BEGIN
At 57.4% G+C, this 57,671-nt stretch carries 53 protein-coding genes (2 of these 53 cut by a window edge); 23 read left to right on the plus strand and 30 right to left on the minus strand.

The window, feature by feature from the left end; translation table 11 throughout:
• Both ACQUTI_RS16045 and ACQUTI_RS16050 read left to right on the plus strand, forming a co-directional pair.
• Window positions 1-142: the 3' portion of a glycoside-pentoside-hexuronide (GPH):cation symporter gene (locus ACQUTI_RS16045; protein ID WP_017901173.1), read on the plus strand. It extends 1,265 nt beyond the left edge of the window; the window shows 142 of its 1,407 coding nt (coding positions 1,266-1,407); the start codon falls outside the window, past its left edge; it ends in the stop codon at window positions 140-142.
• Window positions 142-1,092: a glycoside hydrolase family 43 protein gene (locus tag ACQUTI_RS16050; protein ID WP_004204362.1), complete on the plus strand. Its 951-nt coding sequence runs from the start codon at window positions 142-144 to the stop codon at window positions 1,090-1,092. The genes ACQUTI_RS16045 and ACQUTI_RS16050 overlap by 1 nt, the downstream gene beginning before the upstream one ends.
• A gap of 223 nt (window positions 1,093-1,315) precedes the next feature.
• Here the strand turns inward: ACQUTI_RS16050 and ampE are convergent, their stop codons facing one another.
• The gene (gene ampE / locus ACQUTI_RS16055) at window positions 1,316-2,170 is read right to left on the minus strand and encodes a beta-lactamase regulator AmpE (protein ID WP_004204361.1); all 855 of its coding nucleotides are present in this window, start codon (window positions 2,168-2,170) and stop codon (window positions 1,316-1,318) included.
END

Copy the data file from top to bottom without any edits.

At 57.4% G+C, this 57,671-nt stretch carries 53 protein-coding genes (2 of these 53 cut by a window edge); 23 read left to right on the plus strand and 30 right to left on the minus strand.

The window, feature by feature from the left end; translation table 11 throughout:
• Both ACQUTI_RS16045 and ACQUTI_RS16050 read left to right on the plus strand, forming a co-directional pair.
• Window positions 1-142: the 3' portion of a glycoside-pentoside-hexuronide (GPH):cation symporter gene (locus ACQUTI_RS16045; protein ID WP_017901173.1), read on the plus strand. It extends 1,265 nt beyond the left edge of the window; the window shows 142 of its 1,407 coding nt (coding positions 1,266-1,407); the start codon falls outside the window, past its left edge; it ends in the stop codon at window positions 140-142.
• Window positions 142-1,092: a glycoside hydrolase family 43 protein gene (locus tag ACQUTI_RS16050; protein ID WP_004204362.1), complete on the plus strand. Its 951-nt coding sequence runs from the start codon at window positions 142-144 to the stop codon at window positions 1,090-1,092. The genes ACQUTI_RS16045 and ACQUTI_RS16050 overlap by 1 nt, the downstream gene beginning before the upstream one ends.
• A gap of 223 nt (window positions 1,093-1,315) precedes the next feature.
• Here the strand turns inward: ACQUTI_RS16050 and ampE are convergent, their stop codons facing one another.
• The gene (gene ampE / locus ACQUTI_RS16055) at window positions 1,316-2,170 is read right to left on the minus strand and encodes a beta-lactamase regulator AmpE (protein ID WP_004204361.1); all 855 of its coding nucleotides are present in this window, start codon (window positions 2,168-2,170) and stop codon (window positions 1,316-1,318) included.